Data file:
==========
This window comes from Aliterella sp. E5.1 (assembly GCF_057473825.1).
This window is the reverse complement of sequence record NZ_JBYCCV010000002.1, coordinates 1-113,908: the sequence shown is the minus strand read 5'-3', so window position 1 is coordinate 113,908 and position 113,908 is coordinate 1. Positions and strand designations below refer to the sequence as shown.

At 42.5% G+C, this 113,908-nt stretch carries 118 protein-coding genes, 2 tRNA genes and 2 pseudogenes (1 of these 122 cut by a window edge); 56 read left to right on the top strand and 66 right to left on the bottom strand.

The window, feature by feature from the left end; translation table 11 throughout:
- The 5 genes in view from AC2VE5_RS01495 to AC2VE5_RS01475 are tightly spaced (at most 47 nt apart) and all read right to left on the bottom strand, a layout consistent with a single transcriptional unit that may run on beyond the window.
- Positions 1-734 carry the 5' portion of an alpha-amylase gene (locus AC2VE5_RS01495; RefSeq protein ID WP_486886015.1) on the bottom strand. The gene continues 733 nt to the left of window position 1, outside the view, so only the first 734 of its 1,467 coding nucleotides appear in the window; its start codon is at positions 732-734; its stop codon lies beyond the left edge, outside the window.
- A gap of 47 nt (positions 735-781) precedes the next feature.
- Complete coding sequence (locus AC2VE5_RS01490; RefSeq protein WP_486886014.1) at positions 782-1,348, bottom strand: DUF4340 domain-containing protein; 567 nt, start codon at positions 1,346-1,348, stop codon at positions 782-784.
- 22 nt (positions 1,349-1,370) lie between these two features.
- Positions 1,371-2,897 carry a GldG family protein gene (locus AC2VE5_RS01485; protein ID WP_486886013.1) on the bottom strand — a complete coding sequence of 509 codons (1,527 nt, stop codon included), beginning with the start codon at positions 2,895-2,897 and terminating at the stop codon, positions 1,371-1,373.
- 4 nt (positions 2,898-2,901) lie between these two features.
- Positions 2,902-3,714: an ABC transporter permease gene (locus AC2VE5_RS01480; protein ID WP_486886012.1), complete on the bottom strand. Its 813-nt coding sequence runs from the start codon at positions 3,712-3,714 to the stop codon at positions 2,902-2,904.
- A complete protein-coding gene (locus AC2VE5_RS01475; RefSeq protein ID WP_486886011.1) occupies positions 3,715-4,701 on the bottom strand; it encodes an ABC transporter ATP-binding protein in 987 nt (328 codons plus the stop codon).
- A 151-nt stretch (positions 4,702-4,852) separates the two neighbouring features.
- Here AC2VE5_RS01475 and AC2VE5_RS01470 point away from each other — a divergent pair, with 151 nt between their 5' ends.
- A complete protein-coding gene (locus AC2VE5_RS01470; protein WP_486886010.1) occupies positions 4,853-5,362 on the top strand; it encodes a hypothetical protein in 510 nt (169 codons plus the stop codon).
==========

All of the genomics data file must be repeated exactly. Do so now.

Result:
This window comes from Aliterella sp. E5.1 (assembly GCF_057473825.1).
This window is the reverse complement of sequence record NZ_JBYCCV010000002.1, coordinates 1-113,908: the sequence shown is the minus strand read 5'-3', so window position 1 is coordinate 113,908 and position 113,908 is coordinate 1. Positions and strand designations below refer to the sequence as shown.

At 42.5% G+C, this 113,908-nt stretch carries 118 protein-coding genes, 2 tRNA genes and 2 pseudogenes (1 of these 122 cut by a window edge); 56 read left to right on the top strand and 66 right to left on the bottom strand.

The window, feature by feature from the left end; translation table 11 throughout:
- The 5 genes in view from AC2VE5_RS01495 to AC2VE5_RS01475 are tightly spaced (at most 47 nt apart) and all read right to left on the bottom strand, a layout consistent with a single transcriptional unit that may run on beyond the window.
- Positions 1-734 carry the 5' portion of an alpha-amylase gene (locus AC2VE5_RS01495; RefSeq protein ID WP_486886015.1) on the bottom strand. The gene continues 733 nt to the left of window position 1, outside the view, so only the first 734 of its 1,467 coding nucleotides appear in the window; its start codon is at positions 732-734; its stop codon lies beyond the left edge, outside the window.
- A gap of 47 nt (positions 735-781) precedes the next feature.
- Complete coding sequence (locus AC2VE5_RS01490; RefSeq protein WP_486886014.1) at positions 782-1,348, bottom strand: DUF4340 domain-containing protein; 567 nt, start codon at positions 1,346-1,348, stop codon at positions 782-784.
- 22 nt (positions 1,349-1,370) lie between these two features.
- Positions 1,371-2,897 carry a GldG family protein gene (locus AC2VE5_RS01485; protein ID WP_486886013.1) on the bottom strand — a complete coding sequence of 509 codons (1,527 nt, stop codon included), beginning with the start codon at positions 2,895-2,897 and terminating at the stop codon, positions 1,371-1,373.
- 4 nt (positions 2,898-2,901) lie between these two features.
- Positions 2,902-3,714: an ABC transporter permease gene (locus AC2VE5_RS01480; protein ID WP_486886012.1), complete on the bottom strand. Its 813-nt coding sequence runs from the start codon at positions 3,712-3,714 to the stop codon at positions 2,902-2,904.
- A complete protein-coding gene (locus AC2VE5_RS01475; RefSeq protein ID WP_486886011.1) occupies positions 3,715-4,701 on the bottom strand; it encodes an ABC transporter ATP-binding protein in 987 nt (328 codons plus the stop codon).
- A 151-nt stretch (positions 4,702-4,852) separates the two neighbouring features.
- Here AC2VE5_RS01475 and AC2VE5_RS01470 point away from each other — a divergent pair, with 151 nt between their 5' ends.
- A complete protein-coding gene (locus AC2VE5_RS01470; protein WP_486886010.1) occupies positions 4,853-5,362 on the top strand; it encodes a hypothetical protein in 510 nt (169 codons plus the stop codon).